Dunn: So, today in the US we’re still indicated down to 18 years old. But outside the US we have that indication down to four years old through and supported by an accuracy study in younger population. And then, as our posters — one of the posters shown here, it’s looking at both our impact study which was a type 1 diabetes study in looking at people under 24 in that study. And then also another study called Selfie that was younger teenagers, 13 to 24-year-olds. And so, we’ve seen really good adherence to the system, that was something that was recognized maybe 10 years ago in the JDRF CGM trials, but this age group, under 25, had difficulty using the system consistently. And that those who didn’t use it consistently, didn’t see the benefit, which seems rational. And what we’re seeing is that with the Libre they are using it consistently and then they are getting the benefit in terms of reduced hypoglycemia, improved time in range.

Freed: Now, it’s interesting. If a patient was to actually check his blood sugars 20 times a day and hand write it and bring it in to the doctor, right now they didn’t even look at the logs anymore.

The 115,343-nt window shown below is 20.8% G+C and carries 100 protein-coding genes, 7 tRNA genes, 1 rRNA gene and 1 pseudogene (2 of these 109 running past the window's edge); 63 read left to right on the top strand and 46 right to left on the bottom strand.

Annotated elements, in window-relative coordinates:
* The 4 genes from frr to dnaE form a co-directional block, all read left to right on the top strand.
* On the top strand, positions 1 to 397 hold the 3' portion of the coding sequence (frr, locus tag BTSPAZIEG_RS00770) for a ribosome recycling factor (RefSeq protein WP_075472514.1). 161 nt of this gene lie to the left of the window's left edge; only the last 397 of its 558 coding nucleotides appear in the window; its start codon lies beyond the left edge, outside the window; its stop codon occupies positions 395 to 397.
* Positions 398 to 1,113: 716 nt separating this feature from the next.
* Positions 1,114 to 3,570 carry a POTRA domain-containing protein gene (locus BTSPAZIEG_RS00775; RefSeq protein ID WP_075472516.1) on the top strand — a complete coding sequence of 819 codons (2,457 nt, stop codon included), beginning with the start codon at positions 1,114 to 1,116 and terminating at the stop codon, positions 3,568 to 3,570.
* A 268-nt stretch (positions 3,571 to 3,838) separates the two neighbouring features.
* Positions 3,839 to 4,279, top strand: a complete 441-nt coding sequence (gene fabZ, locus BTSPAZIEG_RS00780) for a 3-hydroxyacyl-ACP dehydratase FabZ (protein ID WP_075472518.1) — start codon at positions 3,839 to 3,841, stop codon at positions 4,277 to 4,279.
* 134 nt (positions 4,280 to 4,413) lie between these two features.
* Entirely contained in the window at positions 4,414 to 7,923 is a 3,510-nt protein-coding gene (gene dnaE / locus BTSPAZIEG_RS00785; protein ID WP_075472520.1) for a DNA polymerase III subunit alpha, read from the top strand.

Dunn: (Laugh) Right.

Freed: Technology has really changed that. Do you have any programs in place for — the family practitioner uses it, now the patient has all this information — well, information is great but if they don’t act upon that information, it’s completely useless. So, the purpose is to use this information, educate the patient. So, I would think it would take more time for the medical professional to educate their patient as to what it means when you eat a corned beef sandwich or a piece of corn, some egg foo young. Do you have any kind of software or programs in place to help the medical professional take that information and show how to use it properly to educate the patient?